Developing innovative financing structures to mobilise liquidity towards the solar PV sector across the Taiwanese market is a significant step in the maturity of its renewable energy sector. Linklaters’ partner Ying Fu, Clifford Chance partners Nadia Kalic and Chad Bochan, as well as Standard Chartered’s Steve Mercieca, Anqi Gong and Benjamin Tan provide further insight on such innovative financing structures adopted for the 186MW and 82MW refinancings of solar PV assets across the Taiwan market for New Green Power and BlackRock Alternatives’ Climate Infrastructure business.
The Taiwan market power sector has been undergoing significant transformation as it seeks to diversify the energy mix from thermal capacity towards renewable energy. As of end 20211, installed power generating capacity is approximately 59GW, with ~71% coming from thermal capacity – coal, gas, and oil. Electricity consumption rose by 4.5% in 2021, driven primarily by expanding production across the manufacturing sector.
The diversification towards clean energy has been primarily focused across solar photovoltaic, onshore and offshore wind, with significant capital investments coming from local and international investors. Generation levels from renewable energy stood at 6% as of year-end 2021, of which ~45.7% was from solar photovoltaic energy. The expectation is that renewable energy will increase its share of electricity capacity to ~15% by 2025.
Over the last 15 years, regulations have supported the promotion of renewable energy through the Renewable Energy Development Act and associated regulations. Solar PV has been a significant contributor to the overall increase in generation from renewable energy, particularly given the different applications across ground-mounted, floating, and rooftop solar PV installations.
Having made a number of major investments in the Taiwan market’s renewable space in recent years, BlackRock Alternatives’ Climate Infrastructure business undertook a landmark solar PV portfolio refinancing in April 2022 to further support its growth strategy, and successfully secured refinancing of NT$9.4bn, approximately US$328m, for a 186MW portfolio of solar assets in the Taiwan market, the TB1 Portfolio.
The TB1 Portfolio is ultimately owned by a fund managed by BlackRock Alternatives’ Climate Infrastructure business and represents 42 projects spanning ground-mounted, floating and rooftop solar assets across the Taiwan market, which BlackRock Alternative’s Climate Infrastructure and New Green Power have taken through from construction to operations.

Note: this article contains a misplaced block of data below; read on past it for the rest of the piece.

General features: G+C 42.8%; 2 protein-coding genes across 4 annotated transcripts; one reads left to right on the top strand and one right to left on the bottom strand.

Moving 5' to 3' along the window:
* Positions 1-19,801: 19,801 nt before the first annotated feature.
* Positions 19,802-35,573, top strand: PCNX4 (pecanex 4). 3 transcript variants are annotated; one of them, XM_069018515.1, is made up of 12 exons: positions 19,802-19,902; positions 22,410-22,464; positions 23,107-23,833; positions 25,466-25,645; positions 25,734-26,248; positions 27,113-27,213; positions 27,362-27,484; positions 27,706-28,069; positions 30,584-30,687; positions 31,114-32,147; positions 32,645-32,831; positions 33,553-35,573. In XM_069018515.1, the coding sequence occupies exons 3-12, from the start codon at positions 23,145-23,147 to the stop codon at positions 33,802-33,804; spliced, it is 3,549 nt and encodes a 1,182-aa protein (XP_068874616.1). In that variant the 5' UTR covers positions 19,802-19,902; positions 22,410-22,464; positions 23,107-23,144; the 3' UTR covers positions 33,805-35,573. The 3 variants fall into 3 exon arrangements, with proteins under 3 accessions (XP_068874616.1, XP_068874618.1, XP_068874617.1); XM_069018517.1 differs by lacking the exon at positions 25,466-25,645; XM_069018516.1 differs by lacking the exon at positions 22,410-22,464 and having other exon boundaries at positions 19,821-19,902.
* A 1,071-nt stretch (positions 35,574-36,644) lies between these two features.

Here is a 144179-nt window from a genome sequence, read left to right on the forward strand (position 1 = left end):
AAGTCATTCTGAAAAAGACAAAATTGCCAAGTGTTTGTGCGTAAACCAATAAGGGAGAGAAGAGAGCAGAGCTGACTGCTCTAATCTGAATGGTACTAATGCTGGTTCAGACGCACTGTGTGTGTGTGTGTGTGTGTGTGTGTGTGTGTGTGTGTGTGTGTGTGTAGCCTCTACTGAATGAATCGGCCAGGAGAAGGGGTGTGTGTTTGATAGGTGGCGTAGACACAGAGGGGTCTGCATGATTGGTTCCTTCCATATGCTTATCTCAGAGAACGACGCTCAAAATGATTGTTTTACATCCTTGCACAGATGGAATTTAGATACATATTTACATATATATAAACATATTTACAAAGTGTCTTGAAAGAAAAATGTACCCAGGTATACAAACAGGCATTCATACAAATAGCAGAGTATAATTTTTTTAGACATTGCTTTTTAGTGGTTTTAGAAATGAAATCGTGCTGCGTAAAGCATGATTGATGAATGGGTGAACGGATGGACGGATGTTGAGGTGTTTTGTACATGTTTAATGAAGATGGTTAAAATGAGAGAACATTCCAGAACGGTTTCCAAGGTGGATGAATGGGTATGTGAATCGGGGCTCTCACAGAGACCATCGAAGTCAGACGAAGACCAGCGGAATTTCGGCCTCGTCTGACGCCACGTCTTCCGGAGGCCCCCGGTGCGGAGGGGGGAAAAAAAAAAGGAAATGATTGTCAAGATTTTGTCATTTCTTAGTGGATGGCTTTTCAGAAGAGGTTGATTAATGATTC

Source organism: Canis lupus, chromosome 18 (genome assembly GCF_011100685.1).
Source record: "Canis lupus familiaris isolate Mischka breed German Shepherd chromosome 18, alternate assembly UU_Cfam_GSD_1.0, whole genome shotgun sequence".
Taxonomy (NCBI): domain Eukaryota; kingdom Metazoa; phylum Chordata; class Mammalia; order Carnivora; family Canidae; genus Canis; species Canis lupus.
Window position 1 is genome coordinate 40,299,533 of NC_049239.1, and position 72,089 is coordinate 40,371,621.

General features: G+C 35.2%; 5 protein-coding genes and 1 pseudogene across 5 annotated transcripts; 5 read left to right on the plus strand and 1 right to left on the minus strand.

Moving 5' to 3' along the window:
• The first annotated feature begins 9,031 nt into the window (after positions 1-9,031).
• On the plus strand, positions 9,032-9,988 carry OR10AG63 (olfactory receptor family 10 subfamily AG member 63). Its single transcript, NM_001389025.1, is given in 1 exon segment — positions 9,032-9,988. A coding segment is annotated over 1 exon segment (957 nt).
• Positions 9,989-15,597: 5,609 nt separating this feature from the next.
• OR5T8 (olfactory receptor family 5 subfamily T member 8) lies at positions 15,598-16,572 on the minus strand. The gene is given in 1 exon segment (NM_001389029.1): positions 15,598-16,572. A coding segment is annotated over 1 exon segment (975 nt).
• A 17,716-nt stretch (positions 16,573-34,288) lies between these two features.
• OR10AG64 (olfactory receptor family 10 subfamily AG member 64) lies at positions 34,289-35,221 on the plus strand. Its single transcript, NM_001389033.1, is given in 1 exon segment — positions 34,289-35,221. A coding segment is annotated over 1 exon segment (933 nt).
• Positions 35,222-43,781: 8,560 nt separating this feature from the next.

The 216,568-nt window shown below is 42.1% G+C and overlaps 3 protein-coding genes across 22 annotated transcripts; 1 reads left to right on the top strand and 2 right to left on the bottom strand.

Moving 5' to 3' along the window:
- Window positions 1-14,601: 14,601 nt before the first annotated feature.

* BlackRock Alternatives’ Climate Infrastructure focused on real assets within the renewable power sector and has investments in both greenfield and brownfield projects.
* New Green Power is wholly owned by a fund managed by BlackRock Alternatives’ Climate Infrastructure business, and is headquartered in Taipei. It has been a key player in the local renewable energy market, leading the construction, development and operations of solar PV assets. New Green Power provides operations and maintenance to all 42 assets within the TB1 Portfolio.
BlackRock Alternatives’ Climate Infrastructure business was advised by Clifford Chance. The banks were advised by Linklaters, with due diligence support provided by KPMG, Marsh and Mott MacDonald.
* TB1 portfolio projects – The TB1 Portfolio comprises 31 ground-mounted, 115.8MW, three floating solar, 45.6MW and eight rooftop solar, 26.3MW, projects. All assets within the TB1 Portfolio are fully operational, having achieved commercial operation between 2016 and 2021.
The assets are held by Zhao Young Co Ltd, a wholly owned subsidiary of a fund managed by BlackRock Alternatives’ Climate Infrastructure business, and its direct subsidiaries. Zhao Young acted as the single Borrower entity under the Thunderball 1.0 financing.
Each project is fully contracted via a 20-year feed-in tariff with the Taiwan Power Company (Taipower) as an offtaker. Taipower, rated AA– stable by S&P, is the state-owned electricity transmission and distribution company.
* Debt structure and lenders – The debt facility of NT$9.4bn was sized in line with financing covenants common across the solar industry, reflecting a P90 energy production base case with DSCR levels representative of the Taiwan market’s solar PV transactions. The debt facility was specifically split across a term facility that was used to refinance outstanding debt facilities at the borrower and subsidiary level, and facilitate recapitalisation; and a debt service reserve facility (DSRF) that provides debt service reserving capabilities to the borrower in lieu of a cash reserve.
The term facility is structured as a maximum 18-year amortising green loan facility with a mini-perm feature featuring extension mechanics at 6 and 12 years.
The debt is supported by incumbent lenders to the portfolio Bank Sinopac and E.Sun Commercial Bank, together with new lenders Australian and New Zealand Banking Group Ltd, BNP Paribas, Standard Chartered Bank (Standard Chartered), Sumitomo Banking Corporation (SMBC) and Hongkong and Shanghai Banking Corporation. HSBC acted as documentation coordinator, Standard Chartered as green loan coordinator, and SMBC as hedging coordinator.
The final structure included a number of Taiwan market leading features such as the use of a DSRF and the first non-recourse holding company portfolio financing for renewables: